It’s probably safe to assume that somewhere in Frank Miller and Robert Rodriguez’s fictional universe of Sin City, the collected works of Barry Adamson are constantly playing. Beneath his cartoon martini lounge jazz-pop lies an openly repressed depravity. His icy exteriors are so slick and cynically confident that you can picture them inhabited by a world rendered only in black and white, eternally clouded by the smoking embers of a seemingly endless supply of discarded cigarette butts. “Murky World” was how one Adamson release saw fit to describe it.
Things get mighty murky on Back to the Cat, which finds Adamson lurking halfway between the gutter and the neon. It’s a shirk away from the sick caricatures in search of a soundtrack aesthetic played out on many of his past albums. Some songs even exhibit an oddly creepy Tom Jones razzle-dazzle, with highballing big band support that would be perfect for some high-toed junkie rockette heel-kicking. Like a Vegas Jacques Brel, Adamson digs deep under his fingernails while clutching the microphone until he’s red in the face. If Wayne Newton is playing at the Stardust, Adamson is across town at the dive bar with all the down-and-out losers just cashing out on their way to a cheap motel after pawning away their hopes and dreams.
As a former Bad Seed, is should be noted that Adamson’s grim baritone is not too disimilar from that of Nick Cave’s. Cave now spoltights himself center stage, like Adamson, as something of a goth crooner. The vital difference between the two is that Adamson bears no pretentions about shaping his craft into a solipsistic singer-songwriter mold. Most of his lyrics, though heavily archaic, are pop standards in reverse, using the illusory tangent tangible of the love song as an unconcious epicenter for his and our perverse desires, ably cross-examining the manic-depressive psychoses of a world engendered by contant violent turmoil, yet able to sing nothing but sweet love songs to one another.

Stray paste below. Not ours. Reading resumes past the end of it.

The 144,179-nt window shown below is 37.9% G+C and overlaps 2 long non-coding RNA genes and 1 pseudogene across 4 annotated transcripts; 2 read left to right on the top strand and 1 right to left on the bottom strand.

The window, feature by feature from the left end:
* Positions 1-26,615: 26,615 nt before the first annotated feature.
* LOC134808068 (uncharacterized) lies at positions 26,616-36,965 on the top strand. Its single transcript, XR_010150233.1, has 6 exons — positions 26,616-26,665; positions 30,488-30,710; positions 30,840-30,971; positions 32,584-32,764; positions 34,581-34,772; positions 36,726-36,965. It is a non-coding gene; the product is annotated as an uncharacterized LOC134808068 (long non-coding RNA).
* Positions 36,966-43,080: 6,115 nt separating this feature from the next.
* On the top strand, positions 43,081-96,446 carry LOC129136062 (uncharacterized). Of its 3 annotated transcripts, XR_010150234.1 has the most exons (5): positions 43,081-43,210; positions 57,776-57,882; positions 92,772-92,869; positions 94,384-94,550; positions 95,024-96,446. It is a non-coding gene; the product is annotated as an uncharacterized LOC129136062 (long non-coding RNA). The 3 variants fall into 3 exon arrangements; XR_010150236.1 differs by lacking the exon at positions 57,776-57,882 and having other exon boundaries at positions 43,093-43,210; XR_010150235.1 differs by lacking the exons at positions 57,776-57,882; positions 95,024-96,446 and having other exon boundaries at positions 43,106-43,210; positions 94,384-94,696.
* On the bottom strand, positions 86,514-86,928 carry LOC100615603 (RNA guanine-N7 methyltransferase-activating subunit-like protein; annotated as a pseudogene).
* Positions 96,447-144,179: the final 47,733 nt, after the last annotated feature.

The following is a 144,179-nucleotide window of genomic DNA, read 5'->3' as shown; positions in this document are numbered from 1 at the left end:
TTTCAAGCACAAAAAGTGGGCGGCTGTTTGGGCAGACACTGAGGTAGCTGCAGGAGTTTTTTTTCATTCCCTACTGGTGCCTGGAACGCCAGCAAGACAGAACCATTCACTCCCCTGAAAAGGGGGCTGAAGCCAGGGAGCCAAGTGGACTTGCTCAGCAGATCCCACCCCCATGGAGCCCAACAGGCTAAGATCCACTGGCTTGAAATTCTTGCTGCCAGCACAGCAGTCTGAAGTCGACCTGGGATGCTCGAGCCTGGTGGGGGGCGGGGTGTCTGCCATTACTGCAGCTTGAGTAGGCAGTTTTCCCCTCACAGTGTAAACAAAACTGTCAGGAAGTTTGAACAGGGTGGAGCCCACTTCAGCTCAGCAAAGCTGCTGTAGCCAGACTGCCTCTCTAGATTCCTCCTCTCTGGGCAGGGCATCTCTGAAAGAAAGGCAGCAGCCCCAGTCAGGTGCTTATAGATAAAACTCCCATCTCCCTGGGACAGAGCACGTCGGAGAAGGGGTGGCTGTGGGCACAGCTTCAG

With the Hermann strings at a brief recess, Adamson’s voice explores these dichotomies in fragmental passages on Back to the Cat. Thematically murky in terms of narrative as well as subject matter, the subtext remains impenetrable even after several listens. It’s certain that somewhere there’s been a “murder”. Whether it is a physical murder or a crushed heart is moot. Adamson’s, or, perhaps more appropriately, the narrator’s heart, we find out, is “Now the victim / Of murder in the first degree”.
The INXS-ish “Civilization” appears to be about a man on the run, hoping to bring either divine relevation to the world, or atonement to himself—perhaps both. The ultrasleazy swing of “Psychosexual” complains wearily, with a name-check tossed out to Kubrick’s early boxing noir: “All the smiles I get with a killer’s kiss / They serve me no grief on a plane with fries on the side”. Later in the same track, the album’s final, it appears he has been hunted down and captured for his crimes of passion. “I guess it’s always been my fate / They’re gonna hang me by the taint”, he says, leading us to again question if it’s the narrator’s crime, whatever it may be, or society’s psychosexual bloodlust that should be on trial.